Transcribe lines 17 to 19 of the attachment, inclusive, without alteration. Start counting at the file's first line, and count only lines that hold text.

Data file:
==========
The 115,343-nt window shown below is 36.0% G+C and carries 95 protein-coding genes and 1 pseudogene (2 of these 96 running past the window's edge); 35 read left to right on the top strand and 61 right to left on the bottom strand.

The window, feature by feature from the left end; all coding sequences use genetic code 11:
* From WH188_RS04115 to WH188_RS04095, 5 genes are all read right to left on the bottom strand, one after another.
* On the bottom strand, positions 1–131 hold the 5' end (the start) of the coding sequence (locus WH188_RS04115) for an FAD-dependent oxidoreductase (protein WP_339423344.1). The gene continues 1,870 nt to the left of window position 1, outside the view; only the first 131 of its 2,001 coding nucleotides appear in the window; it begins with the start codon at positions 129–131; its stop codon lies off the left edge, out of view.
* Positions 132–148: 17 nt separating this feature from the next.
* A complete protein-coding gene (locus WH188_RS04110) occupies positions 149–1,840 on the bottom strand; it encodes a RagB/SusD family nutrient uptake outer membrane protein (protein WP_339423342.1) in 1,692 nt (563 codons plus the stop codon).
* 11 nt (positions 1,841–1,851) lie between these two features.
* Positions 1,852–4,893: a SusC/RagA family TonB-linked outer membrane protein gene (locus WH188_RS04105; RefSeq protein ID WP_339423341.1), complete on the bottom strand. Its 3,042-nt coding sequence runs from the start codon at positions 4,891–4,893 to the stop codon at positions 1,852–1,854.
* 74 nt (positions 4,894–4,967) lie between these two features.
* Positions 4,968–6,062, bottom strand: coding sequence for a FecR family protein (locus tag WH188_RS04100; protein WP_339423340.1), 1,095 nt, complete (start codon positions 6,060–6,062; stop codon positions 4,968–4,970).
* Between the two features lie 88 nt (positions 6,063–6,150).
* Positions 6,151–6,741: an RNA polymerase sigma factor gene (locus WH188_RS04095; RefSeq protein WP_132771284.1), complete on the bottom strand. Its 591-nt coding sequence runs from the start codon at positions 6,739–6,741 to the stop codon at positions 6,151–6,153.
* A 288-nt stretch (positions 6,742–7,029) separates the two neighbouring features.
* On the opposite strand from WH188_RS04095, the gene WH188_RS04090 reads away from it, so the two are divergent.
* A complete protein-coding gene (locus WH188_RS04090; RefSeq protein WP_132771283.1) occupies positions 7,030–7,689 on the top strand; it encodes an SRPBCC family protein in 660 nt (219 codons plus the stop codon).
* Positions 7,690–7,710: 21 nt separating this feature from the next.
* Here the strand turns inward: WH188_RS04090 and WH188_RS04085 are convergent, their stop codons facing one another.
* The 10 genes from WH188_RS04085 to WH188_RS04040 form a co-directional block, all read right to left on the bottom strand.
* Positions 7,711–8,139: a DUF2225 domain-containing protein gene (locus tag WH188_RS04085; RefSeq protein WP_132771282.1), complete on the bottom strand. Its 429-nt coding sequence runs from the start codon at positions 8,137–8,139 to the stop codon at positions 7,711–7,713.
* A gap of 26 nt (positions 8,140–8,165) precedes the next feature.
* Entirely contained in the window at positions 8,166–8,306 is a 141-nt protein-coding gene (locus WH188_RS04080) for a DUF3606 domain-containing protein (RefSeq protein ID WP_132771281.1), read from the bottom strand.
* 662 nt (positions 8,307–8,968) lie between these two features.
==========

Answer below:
* Here the strand turns inward: WH188_RS04090 and WH188_RS04085 are convergent, their stop codons facing one another.
* The 10 genes from WH188_RS04085 to WH188_RS04040 form a co-directional block, all read right to left on the bottom strand.
* Positions 7,711–8,139: a DUF2225 domain-containing protein gene (locus tag WH188_RS04085; RefSeq protein WP_132771282.1), complete on the bottom strand. Its 429-nt coding sequence runs from the start codon at positions 8,137–8,139 to the stop codon at positions 7,711–7,713.